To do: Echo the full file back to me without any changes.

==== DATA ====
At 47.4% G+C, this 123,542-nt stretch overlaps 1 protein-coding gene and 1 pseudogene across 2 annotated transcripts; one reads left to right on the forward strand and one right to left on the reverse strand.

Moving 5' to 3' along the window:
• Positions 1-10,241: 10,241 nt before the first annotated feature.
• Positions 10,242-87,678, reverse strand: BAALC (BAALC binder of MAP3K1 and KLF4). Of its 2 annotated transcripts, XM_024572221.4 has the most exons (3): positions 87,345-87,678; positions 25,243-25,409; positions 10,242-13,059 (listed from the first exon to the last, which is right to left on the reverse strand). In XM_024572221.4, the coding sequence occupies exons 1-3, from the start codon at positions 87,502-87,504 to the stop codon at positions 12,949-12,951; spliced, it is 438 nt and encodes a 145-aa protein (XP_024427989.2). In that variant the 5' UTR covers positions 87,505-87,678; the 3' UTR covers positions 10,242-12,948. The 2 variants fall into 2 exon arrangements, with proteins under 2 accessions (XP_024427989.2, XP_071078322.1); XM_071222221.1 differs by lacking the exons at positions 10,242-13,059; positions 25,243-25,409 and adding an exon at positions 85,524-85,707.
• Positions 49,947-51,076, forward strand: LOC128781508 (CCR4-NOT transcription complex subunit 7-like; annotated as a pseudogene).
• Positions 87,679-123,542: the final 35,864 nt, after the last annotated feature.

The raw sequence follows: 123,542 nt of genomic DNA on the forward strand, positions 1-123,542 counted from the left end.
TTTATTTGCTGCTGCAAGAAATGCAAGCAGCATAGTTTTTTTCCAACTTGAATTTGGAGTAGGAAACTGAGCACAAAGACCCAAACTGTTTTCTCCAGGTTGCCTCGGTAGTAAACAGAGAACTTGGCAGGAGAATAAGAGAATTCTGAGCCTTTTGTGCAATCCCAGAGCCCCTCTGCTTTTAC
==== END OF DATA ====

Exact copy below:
At 47.4% G+C, this 123,542-nt stretch overlaps 1 protein-coding gene and 1 pseudogene across 2 annotated transcripts; one reads left to right on the forward strand and one right to left on the reverse strand.

Moving 5' to 3' along the window:
• Positions 1-10,241: 10,241 nt before the first annotated feature.
• Positions 10,242-87,678, reverse strand: BAALC (BAALC binder of MAP3K1 and KLF4). Of its 2 annotated transcripts, XM_024572221.4 has the most exons (3): positions 87,345-87,678; positions 25,243-25,409; positions 10,242-13,059 (listed from the first exon to the last, which is right to left on the reverse strand). In XM_024572221.4, the coding sequence occupies exons 1-3, from the start codon at positions 87,502-87,504 to the stop codon at positions 12,949-12,951; spliced, it is 438 nt and encodes a 145-aa protein (XP_024427989.2). In that variant the 5' UTR covers positions 87,505-87,678; the 3' UTR covers positions 10,242-12,948. The 2 variants fall into 2 exon arrangements, with proteins under 2 accessions (XP_024427989.2, XP_071078322.1); XM_071222221.1 differs by lacking the exons at positions 10,242-13,059; positions 25,243-25,409 and adding an exon at positions 85,524-85,707.
• Positions 49,947-51,076, forward strand: LOC128781508 (CCR4-NOT transcription complex subunit 7-like; annotated as a pseudogene).
• Positions 87,679-123,542: the final 35,864 nt, after the last annotated feature.

The raw sequence follows: 123,542 nt of genomic DNA on the forward strand, positions 1-123,542 counted from the left end.
TTTATTTGCTGCTGCAAGAAATGCAAGCAGCATAGTTTTTTTCCAACTTGAATTTGGAGTAGGAAACTGAGCACAAAGACCCAAACTGTTTTCTCCAGGTTGCCTCGGTAGTAAACAGAGAACTTGGCAGGAGAATAAGAGAATTCTGAGCCTTTTGTGCAATCCCAGAGCCCCTCTGCTTTTAC